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Clinics face new laws

Legislation defines clinics as hospitals, requires stringent building requirements

When legislation took effect in January which requires women's health clinics to meet stricter regulations, clinics across the state began searching for a way to comply while continuing to offer the same services to their patients.

Gov. Bob McDonnell enacted a law March 7 which classifies clinics as hospitals if they provide more than five first-trimester abortions per month and therefore requires them to adhere to more stringent building regulations. Critics of the legislation say the cost of renovating buildings to comply with the regulations would add substantial financial burdens to clinics throughout Virginia and Charlottesville.

Tanya Semones, the Virginia field coordinator for Planned Parenthood Health Systems, said she thought the regulation would have serious effects on Planned Parenthood's patients. One in every five women seeks care at Planned Parenthood sometime during their life, according to the organization's website.

"We see more than 33,000 women, men and young adults across America each year," Semones said, she added that a large percentage of these patients are uninsured. She said the new requirements could cause many clinics to close if they did not have the resources to comply with the change, leaving patients without "affordable health care."

Currently, however, 20 of the 23 facilities affected by the regulations have submitted applications for new licenses which, if approved, would allow them two years to renovate and meet the legislation's standards, said Tarina Keene, executive director of NARAL pro-choice Virginia. Of the three which have not filed applications, two plan to perform fewer than five first-trimester abortions per month, and one has stopped providing abortions.

Planned Parenthood predominantly provides preventative treatment to men and women including breast cancer screenings, sexually transmitted disease tests, sexual education and treatment for sexually transmitted diseases, according to the organization's website. Semones said 96 percent of Planned Parenthood procedures are preventive and are created to educate and help individuals in need.

"The work we do is really prevention and care for our patients," Semones said.

Olivia Gans, the president of the Virginia Society for Human Life, said it is exactly these patient safety concerns which are at the heart of the recent legislation.

"If the treatment is not being provided with safety standards, it could put the woman at risk," Gans said.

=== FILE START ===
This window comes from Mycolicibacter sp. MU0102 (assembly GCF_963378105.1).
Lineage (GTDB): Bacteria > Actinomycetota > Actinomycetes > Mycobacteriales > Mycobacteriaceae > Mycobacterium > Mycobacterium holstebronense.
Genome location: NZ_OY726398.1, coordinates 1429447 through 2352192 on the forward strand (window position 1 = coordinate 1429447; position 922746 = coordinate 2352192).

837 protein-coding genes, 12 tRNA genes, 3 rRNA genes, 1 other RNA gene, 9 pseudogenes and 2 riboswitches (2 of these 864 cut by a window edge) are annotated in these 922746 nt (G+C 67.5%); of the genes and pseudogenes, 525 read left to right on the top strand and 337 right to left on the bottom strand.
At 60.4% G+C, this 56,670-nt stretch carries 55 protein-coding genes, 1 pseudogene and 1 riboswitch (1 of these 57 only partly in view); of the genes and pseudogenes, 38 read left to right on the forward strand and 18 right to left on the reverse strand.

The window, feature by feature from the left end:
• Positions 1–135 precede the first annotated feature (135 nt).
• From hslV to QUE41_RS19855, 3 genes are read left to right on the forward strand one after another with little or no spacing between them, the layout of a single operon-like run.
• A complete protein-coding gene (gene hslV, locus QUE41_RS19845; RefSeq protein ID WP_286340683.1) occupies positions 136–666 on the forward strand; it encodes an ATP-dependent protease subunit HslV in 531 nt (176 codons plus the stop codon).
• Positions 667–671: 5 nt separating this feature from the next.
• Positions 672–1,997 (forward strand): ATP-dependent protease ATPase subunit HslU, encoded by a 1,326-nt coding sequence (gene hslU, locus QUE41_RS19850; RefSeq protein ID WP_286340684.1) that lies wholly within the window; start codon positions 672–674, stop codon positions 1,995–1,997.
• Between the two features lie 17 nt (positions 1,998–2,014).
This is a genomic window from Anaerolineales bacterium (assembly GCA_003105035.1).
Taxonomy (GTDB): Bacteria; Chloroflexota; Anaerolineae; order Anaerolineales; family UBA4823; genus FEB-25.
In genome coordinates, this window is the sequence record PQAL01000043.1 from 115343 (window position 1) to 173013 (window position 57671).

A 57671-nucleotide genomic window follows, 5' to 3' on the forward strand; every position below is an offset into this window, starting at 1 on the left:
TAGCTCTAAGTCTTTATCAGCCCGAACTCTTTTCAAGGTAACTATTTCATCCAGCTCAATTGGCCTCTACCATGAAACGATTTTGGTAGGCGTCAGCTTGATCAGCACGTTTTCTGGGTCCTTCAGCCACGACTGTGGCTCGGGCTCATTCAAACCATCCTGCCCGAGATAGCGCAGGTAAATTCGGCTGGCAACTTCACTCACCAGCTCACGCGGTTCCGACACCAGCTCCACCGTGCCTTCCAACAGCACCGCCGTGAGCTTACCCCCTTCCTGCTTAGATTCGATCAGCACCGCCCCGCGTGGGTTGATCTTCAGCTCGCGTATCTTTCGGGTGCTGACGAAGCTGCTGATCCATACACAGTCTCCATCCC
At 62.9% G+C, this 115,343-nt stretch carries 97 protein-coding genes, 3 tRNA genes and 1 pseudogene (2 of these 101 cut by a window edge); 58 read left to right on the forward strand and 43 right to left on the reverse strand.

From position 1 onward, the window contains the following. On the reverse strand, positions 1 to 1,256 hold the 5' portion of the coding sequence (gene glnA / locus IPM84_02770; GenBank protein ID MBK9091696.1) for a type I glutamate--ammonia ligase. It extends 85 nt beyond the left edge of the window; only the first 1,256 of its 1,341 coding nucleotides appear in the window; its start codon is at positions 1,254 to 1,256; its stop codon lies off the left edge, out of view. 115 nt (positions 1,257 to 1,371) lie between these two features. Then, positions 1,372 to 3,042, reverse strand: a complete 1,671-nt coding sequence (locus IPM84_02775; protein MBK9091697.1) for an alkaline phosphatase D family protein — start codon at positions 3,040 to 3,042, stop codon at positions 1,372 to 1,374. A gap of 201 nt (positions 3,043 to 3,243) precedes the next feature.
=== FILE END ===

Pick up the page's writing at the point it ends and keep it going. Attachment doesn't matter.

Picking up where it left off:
But Semones took issue with Gans' description of abortion providers.

"For many, we are their primary health provider," Semones said. "It is offensive to say women are in danger."

Semones said shutting down abortion providers does not eliminate women's needs for the procedure and only makes abortion services limited and more dangerous for women.

Semones added if clinics are forced to close because they do not have the necessary funding to renovate their facilities, women may have to turn to dangerous "back alley and home abortions."

"Women need a safe and private place such as Planned Parenthood," she said.

Kathy Brown, executive director at the Pregnancy Centers of Central Virginia, said the legislation would instead protect the safety of women seeking abortion by ensuring clinics comply with basic medical standards.

The political debate about abortion has taken center stage recently, but few have taken the time to evaluate the impact it will have on local communities such as Charlottesville, Semones said.

"You know, these regulations, targeting abortion providers is a trend across the nation," Semones said. "It is a backdoor attempt to shut down abortion providers."

Virginia ranks 23rd nationwide in terms of its rate of uninsured residents, according to the Virginia Health Care Foundation's website. Last year, 38 percent of all patients who visited clinics like Planned Parenthood were uninsured, according to the Foundation's website.

Semones said Planned Parenthood did not yet have a cost estimate for the required renovations for the Charlottesville center; however, she said the organization would have to cut some of its other resources to generate the funds to comply with building regulations.